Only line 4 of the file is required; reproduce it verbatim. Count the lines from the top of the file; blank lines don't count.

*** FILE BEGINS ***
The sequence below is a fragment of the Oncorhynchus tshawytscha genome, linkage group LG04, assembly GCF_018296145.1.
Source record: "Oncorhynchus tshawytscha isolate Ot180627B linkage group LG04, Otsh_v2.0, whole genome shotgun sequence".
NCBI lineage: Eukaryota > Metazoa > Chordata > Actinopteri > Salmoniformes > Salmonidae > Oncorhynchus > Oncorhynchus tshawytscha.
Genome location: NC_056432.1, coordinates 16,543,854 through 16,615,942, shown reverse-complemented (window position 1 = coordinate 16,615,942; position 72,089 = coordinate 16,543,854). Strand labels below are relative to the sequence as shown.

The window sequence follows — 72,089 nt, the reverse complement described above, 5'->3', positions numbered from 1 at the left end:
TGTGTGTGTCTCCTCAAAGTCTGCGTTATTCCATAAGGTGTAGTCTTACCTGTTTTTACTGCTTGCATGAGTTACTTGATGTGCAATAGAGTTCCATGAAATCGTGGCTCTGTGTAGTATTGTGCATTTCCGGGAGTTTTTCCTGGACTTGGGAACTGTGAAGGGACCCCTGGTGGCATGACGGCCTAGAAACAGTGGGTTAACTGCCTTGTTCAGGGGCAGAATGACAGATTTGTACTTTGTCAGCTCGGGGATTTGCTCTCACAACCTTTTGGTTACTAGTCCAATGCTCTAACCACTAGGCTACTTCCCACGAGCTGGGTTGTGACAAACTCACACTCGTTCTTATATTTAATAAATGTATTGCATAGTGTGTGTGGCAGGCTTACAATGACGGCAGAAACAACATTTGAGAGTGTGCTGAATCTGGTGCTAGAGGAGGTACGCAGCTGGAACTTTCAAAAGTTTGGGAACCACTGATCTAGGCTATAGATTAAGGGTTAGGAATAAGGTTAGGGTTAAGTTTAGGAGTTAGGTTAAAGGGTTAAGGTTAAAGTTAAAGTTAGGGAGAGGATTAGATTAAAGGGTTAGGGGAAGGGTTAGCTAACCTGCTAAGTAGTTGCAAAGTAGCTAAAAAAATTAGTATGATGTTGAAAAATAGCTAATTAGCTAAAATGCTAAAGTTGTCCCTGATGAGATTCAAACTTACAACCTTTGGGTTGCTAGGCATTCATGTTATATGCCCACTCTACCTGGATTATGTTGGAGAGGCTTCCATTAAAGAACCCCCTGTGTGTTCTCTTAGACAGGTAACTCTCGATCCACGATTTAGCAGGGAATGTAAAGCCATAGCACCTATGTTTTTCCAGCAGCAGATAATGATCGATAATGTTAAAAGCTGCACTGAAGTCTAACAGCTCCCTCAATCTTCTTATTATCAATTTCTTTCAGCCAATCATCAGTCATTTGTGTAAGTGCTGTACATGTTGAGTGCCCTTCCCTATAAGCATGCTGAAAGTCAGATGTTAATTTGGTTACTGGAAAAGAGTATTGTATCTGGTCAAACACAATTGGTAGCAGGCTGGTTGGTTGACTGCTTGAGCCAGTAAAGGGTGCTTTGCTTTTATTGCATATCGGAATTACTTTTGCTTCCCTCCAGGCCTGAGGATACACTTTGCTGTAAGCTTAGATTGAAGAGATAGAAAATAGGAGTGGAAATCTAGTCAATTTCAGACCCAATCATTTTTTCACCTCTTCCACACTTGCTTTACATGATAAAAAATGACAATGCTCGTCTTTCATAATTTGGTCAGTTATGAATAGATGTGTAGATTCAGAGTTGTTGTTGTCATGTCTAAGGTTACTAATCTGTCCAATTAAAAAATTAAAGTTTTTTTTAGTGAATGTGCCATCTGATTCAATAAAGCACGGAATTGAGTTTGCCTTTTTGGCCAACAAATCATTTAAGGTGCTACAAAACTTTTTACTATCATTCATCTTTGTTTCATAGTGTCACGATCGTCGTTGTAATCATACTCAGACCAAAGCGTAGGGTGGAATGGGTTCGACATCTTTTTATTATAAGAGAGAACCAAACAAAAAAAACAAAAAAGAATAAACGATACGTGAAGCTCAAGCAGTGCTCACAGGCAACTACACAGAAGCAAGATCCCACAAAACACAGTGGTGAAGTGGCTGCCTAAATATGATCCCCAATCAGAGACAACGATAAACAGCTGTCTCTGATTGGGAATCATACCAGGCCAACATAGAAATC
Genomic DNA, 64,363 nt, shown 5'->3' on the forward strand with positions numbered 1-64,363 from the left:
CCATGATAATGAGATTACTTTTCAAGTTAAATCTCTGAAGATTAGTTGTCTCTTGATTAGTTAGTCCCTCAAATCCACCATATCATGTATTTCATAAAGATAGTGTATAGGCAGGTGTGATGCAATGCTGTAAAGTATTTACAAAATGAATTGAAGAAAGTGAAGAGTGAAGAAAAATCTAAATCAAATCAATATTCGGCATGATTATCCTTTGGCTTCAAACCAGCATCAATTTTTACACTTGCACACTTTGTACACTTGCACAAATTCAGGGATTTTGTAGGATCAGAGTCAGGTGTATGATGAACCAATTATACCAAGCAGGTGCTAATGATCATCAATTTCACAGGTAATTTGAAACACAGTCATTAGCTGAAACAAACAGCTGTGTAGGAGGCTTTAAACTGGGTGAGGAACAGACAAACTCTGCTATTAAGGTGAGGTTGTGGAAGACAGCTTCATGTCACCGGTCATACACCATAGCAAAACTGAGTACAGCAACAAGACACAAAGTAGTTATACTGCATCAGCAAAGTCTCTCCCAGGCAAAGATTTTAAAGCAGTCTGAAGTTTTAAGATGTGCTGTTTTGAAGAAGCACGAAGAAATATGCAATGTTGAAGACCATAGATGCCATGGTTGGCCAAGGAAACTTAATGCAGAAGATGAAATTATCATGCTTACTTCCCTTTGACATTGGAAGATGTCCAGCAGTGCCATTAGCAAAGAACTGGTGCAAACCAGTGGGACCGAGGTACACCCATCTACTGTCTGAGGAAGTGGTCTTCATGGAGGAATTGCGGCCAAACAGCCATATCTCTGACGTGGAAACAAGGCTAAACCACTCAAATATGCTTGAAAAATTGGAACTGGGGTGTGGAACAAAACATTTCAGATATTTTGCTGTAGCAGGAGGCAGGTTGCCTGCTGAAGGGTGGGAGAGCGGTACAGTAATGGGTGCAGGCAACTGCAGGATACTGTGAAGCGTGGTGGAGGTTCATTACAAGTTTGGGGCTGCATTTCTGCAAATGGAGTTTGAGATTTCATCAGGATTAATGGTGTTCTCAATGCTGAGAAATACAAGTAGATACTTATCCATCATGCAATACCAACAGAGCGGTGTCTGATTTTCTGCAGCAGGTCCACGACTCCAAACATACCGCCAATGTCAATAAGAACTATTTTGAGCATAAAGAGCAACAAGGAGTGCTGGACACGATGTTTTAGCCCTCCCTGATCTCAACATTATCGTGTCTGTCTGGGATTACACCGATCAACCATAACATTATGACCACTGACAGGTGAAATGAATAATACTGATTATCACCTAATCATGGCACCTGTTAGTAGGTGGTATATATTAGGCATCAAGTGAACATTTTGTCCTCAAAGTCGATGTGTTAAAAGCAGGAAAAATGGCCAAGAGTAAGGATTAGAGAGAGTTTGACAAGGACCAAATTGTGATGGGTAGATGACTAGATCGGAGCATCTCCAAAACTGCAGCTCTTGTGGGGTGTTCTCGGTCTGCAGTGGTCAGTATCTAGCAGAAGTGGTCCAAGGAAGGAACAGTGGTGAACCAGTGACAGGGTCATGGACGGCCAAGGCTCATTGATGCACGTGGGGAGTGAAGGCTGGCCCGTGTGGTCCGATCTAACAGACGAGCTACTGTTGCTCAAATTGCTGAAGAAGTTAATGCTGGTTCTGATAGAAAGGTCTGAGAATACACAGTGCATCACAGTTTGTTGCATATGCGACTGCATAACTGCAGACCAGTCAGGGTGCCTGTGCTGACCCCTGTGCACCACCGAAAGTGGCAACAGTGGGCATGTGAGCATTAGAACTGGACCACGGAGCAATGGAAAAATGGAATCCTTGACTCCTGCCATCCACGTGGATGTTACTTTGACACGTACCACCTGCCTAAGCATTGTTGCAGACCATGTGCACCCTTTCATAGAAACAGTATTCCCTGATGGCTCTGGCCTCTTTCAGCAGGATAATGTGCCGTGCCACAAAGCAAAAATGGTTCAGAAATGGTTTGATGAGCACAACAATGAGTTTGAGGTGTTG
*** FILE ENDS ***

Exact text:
Genome location: NC_056432.1, coordinates 16,543,854 through 16,615,942, shown reverse-complemented (window position 1 = coordinate 16,615,942; position 72,089 = coordinate 16,543,854). Strand labels below are relative to the sequence as shown.